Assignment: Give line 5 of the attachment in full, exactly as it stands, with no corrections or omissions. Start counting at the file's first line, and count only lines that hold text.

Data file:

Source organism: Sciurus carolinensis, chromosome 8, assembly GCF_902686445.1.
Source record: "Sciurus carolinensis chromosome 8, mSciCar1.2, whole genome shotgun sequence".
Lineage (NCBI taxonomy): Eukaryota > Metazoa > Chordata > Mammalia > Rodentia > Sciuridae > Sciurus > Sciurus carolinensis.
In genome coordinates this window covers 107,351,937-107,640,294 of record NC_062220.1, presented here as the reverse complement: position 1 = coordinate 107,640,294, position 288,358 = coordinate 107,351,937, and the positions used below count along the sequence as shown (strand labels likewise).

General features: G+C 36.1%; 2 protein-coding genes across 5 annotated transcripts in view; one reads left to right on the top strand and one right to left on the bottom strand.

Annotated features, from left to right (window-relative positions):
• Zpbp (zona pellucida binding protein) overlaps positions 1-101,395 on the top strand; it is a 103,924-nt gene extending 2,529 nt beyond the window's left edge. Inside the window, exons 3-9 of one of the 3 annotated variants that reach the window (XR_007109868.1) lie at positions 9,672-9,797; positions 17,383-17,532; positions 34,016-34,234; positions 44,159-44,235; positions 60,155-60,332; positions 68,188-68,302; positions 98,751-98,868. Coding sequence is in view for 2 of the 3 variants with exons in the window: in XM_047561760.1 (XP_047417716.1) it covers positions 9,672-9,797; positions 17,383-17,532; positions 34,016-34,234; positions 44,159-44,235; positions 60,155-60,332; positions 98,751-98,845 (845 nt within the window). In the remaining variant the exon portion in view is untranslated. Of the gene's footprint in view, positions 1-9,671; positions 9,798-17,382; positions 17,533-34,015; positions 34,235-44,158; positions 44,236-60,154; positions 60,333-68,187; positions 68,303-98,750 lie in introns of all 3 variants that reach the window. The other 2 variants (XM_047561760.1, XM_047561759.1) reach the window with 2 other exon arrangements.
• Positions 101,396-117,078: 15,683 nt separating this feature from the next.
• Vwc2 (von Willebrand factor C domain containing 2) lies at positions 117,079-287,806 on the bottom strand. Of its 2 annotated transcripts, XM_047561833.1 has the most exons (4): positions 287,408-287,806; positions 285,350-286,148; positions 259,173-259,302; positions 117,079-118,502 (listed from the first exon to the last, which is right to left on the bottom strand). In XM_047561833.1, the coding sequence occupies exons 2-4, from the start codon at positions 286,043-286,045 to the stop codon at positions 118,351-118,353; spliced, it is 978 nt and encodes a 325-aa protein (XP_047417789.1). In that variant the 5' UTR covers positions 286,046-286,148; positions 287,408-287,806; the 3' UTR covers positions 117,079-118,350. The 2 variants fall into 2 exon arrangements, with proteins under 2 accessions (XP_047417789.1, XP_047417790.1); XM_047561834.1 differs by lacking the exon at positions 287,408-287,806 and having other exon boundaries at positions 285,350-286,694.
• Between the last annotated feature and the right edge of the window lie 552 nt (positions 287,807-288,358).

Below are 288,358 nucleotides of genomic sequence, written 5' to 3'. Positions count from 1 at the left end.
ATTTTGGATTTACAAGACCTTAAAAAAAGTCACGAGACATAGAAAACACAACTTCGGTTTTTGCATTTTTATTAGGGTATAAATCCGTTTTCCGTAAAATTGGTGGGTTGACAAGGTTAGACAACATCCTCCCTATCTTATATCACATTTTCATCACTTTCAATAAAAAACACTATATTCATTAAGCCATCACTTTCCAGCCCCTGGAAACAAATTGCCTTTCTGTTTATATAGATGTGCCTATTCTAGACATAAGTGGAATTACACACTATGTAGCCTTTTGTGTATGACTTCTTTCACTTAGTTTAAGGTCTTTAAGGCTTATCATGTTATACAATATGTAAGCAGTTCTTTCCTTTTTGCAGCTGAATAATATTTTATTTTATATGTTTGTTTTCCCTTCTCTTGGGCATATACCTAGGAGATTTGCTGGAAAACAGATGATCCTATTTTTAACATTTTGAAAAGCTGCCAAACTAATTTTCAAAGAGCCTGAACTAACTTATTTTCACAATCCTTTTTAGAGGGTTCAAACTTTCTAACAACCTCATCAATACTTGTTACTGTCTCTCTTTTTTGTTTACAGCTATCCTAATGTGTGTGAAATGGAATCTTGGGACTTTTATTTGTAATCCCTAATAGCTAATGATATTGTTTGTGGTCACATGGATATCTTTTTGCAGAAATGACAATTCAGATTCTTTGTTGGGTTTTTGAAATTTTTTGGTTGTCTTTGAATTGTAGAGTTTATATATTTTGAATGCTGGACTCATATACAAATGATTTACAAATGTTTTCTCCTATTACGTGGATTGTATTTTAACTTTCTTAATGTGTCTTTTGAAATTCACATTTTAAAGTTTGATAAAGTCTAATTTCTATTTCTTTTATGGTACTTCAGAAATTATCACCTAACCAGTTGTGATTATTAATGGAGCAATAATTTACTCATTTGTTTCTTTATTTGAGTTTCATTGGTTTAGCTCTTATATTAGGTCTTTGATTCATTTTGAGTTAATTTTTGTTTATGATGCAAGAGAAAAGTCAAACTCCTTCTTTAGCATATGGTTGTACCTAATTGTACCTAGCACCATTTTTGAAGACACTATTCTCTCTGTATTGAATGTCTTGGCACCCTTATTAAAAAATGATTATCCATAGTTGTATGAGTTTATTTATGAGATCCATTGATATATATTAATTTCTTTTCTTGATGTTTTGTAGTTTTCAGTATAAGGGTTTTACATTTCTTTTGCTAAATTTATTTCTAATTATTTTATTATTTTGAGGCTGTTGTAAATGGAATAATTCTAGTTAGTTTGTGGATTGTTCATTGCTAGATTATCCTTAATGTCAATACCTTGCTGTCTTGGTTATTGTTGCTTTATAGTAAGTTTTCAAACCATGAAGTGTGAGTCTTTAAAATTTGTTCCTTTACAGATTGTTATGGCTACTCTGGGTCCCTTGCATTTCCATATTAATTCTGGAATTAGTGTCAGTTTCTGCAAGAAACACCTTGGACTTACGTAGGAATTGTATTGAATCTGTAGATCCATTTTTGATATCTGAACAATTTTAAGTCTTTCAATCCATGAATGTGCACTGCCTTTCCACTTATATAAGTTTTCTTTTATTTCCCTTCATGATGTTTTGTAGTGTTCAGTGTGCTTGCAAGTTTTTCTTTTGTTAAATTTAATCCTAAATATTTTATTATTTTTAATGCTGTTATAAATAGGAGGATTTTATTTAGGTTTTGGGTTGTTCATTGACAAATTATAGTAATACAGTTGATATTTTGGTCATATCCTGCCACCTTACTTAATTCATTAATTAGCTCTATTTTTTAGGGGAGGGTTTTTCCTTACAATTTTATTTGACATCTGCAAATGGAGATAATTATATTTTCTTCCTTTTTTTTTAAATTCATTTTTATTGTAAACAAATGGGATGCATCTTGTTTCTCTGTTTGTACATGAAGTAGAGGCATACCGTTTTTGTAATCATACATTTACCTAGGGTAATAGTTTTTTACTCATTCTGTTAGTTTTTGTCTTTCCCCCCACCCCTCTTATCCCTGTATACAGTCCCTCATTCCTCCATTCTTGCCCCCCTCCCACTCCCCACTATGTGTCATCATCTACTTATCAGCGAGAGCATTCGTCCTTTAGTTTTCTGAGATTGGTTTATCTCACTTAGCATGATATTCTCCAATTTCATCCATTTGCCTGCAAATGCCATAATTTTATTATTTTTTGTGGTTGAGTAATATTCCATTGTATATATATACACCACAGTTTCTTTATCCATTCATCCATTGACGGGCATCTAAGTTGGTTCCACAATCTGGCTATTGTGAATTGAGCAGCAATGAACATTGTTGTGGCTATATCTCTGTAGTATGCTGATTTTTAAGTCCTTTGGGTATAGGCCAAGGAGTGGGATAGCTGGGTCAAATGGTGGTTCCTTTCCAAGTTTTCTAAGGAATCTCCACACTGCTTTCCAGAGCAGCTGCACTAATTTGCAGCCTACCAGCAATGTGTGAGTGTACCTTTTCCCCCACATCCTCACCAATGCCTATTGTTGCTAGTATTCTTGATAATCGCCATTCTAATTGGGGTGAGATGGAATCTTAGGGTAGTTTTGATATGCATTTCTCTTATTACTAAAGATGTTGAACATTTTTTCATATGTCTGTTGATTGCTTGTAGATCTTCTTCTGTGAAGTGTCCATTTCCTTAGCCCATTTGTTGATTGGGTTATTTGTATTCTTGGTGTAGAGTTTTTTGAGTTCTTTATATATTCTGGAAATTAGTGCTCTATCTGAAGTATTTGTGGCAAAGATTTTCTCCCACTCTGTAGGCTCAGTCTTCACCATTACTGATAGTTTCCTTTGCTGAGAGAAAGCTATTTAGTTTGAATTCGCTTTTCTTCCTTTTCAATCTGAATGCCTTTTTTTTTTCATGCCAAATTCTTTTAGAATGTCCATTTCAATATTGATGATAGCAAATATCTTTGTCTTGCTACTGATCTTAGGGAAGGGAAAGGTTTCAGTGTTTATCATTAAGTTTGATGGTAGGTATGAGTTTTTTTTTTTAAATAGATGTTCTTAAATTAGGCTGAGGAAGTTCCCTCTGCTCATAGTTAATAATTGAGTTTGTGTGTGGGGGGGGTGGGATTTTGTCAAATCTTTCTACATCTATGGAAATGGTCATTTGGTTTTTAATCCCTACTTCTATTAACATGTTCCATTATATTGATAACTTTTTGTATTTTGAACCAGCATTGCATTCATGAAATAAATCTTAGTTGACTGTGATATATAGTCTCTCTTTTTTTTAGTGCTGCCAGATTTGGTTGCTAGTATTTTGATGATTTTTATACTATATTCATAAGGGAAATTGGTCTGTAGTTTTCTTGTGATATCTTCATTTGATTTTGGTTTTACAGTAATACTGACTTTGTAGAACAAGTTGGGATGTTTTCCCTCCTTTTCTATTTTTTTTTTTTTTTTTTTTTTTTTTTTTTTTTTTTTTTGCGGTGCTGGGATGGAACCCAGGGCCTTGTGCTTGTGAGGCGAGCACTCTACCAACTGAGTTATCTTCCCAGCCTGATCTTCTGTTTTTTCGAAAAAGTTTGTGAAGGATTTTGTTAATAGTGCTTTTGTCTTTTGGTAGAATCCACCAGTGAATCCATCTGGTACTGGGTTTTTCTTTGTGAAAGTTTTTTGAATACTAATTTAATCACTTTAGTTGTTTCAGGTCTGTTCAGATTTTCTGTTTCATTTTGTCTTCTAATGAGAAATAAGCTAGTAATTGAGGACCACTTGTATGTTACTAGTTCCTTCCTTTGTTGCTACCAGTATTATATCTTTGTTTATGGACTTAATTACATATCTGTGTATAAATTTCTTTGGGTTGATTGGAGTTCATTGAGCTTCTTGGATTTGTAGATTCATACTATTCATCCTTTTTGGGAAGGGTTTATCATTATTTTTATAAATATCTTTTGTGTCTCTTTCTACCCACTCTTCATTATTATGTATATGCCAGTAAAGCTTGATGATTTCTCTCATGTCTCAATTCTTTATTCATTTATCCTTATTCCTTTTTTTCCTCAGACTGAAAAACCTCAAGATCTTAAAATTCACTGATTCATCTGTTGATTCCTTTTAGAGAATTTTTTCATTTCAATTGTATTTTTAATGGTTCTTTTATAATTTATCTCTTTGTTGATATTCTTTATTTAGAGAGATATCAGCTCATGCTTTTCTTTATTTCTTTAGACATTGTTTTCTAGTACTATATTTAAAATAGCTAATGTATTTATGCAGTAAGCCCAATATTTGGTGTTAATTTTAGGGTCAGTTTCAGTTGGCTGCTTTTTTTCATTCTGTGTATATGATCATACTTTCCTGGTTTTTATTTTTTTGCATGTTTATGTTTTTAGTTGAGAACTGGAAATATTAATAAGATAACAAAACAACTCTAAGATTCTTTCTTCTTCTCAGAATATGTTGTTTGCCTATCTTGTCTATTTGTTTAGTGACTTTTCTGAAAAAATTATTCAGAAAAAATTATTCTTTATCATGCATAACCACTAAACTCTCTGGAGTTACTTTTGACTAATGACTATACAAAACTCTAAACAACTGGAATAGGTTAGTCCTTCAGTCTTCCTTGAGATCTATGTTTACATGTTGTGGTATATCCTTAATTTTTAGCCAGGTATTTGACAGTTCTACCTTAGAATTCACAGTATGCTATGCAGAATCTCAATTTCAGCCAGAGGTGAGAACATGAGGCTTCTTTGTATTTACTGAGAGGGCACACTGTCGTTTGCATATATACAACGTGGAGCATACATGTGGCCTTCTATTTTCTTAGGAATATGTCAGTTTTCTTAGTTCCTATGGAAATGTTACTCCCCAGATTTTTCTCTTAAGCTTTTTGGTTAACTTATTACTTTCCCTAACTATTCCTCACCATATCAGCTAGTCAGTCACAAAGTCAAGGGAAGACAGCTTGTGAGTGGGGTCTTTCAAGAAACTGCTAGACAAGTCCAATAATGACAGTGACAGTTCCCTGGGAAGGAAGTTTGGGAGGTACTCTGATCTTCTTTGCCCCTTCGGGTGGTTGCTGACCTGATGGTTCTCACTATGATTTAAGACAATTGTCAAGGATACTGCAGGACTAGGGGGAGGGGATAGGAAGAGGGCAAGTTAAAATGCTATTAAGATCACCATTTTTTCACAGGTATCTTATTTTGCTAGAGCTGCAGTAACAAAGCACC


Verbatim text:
General features: G+C 36.1%; 2 protein-coding genes across 5 annotated transcripts in view; one reads left to right on the top strand and one right to left on the bottom strand.